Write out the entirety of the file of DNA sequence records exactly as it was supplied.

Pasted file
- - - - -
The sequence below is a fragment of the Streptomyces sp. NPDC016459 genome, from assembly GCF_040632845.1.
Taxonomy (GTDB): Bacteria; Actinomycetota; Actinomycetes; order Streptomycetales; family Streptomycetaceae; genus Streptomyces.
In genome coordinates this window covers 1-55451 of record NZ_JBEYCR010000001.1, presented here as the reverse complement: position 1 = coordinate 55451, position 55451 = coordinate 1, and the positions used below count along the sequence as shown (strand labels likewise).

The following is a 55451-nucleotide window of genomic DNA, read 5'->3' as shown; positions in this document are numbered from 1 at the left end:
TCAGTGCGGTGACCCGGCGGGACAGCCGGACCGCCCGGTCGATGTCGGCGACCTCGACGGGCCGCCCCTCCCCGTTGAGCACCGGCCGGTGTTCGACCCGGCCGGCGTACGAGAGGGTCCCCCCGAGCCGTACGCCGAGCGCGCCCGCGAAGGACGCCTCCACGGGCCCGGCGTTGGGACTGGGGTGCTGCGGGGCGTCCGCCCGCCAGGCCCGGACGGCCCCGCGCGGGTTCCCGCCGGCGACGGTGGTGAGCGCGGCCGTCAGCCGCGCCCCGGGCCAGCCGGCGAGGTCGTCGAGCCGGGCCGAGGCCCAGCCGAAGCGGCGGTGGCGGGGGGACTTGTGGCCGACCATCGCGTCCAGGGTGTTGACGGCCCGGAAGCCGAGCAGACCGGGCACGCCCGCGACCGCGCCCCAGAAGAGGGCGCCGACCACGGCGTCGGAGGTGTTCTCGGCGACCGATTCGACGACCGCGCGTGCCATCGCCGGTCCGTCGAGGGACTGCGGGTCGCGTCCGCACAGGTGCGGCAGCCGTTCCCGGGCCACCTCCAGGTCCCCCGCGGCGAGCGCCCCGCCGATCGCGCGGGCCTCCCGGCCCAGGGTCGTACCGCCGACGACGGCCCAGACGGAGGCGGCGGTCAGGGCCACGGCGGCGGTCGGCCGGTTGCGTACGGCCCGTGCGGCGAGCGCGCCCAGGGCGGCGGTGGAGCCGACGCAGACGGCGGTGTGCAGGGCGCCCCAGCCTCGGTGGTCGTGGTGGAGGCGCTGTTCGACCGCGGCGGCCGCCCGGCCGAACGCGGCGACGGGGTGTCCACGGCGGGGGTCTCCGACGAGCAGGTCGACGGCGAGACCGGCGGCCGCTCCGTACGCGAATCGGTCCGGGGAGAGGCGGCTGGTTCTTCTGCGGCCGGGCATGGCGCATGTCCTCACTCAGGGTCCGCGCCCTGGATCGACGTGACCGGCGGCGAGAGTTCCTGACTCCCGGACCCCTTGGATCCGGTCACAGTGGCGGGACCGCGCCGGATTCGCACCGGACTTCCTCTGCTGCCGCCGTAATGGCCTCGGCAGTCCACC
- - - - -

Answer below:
The sequence below is a fragment of the Streptomyces sp. NPDC016459 genome, from assembly GCF_040632845.1.
Taxonomy (GTDB): Bacteria; Actinomycetota; Actinomycetes; order Streptomycetales; family Streptomycetaceae; genus Streptomyces.
In genome coordinates this window covers 1-55451 of record NZ_JBEYCR010000001.1, presented here as the reverse complement: position 1 = coordinate 55451, position 55451 = coordinate 1, and the positions used below count along the sequence as shown (strand labels likewise).

The following is a 55451-nucleotide window of genomic DNA, read 5'->3' as shown; positions in this document are numbered from 1 at the left end:
TCAGTGCGGTGACCCGGCGGGACAGCCGGACCGCCCGGTCGATGTCGGCGACCTCGACGGGCCGCCCCTCCCCGTTGAGCACCGGCCGGTGTTCGACCCGGCCGGCGTACGAGAGGGTCCCCCCGAGCCGTACGCCGAGCGCGCCCGCGAAGGACGCCTCCACGGGCCCGGCGTTGGGACTGGGGTGCTGCGGGGCGTCCGCCCGCCAGGCCCGGACGGCCCCGCGCGGGTTCCCGCCGGCGACGGTGGTGAGCGCGGCCGTCAGCCGCGCCCCGGGCCAGCCGGCGAGGTCGTCGAGCCGGGCCGAGGCCCAGCCGAAGCGGCGGTGGCGGGGGGACTTGTGGCCGACCATCGCGTCCAGGGTGTTGACGGCCCGGAAGCCGAGCAGACCGGGCACGCCCGCGACCGCGCCCCAGAAGAGGGCGCCGACCACGGCGTCGGAGGTGTTCTCGGCGACCGATTCGACGACCGCGCGTGCCATCGCCGGTCCGTCGAGGGACTGCGGGTCGCGTCCGCACAGGTGCGGCAGCCGTTCCCGGGCCACCTCCAGGTCCCCCGCGGCGAGCGCCCCGCCGATCGCGCGGGCCTCCCGGCCCAGGGTCGTACCGCCGACGACGGCCCAGACGGAGGCGGCGGTCAGGGCCACGGCGGCGGTCGGCCGGTTGCGTACGGCCCGTGCGGCGAGCGCGCCCAGGGCGGCGGTGGAGCCGACGCAGACGGCGGTGTGCAGGGCGCCCCAGCCTCGGTGGTCGTGGTGGAGGCGCTGTTCGACCGCGGCGGCCGCCCGGCCGAACGCGGCGACGGGGTGTCCACGGCGGGGGTCTCCGACGAGCAGGTCGACGGCGAGACCGGCGGCCGCTCCGTACGCGAATCGGTCCGGGGAGAGGCGGCTGGTTCTTCTGCGGCCGGGCATGGCGCATGTCCTCACTCAGGGTCCGCGCCCTGGATCGACGTGACCGGCGGCGAGAGTTCCTGACTCCCGGACCCCTTGGATCCGGTCACAGTGGCGGGACCGCGCCGGATTCGCACCGGACTTCCTCTGCTGCCGCCGTAATGGCCTCGGCAGTCCACC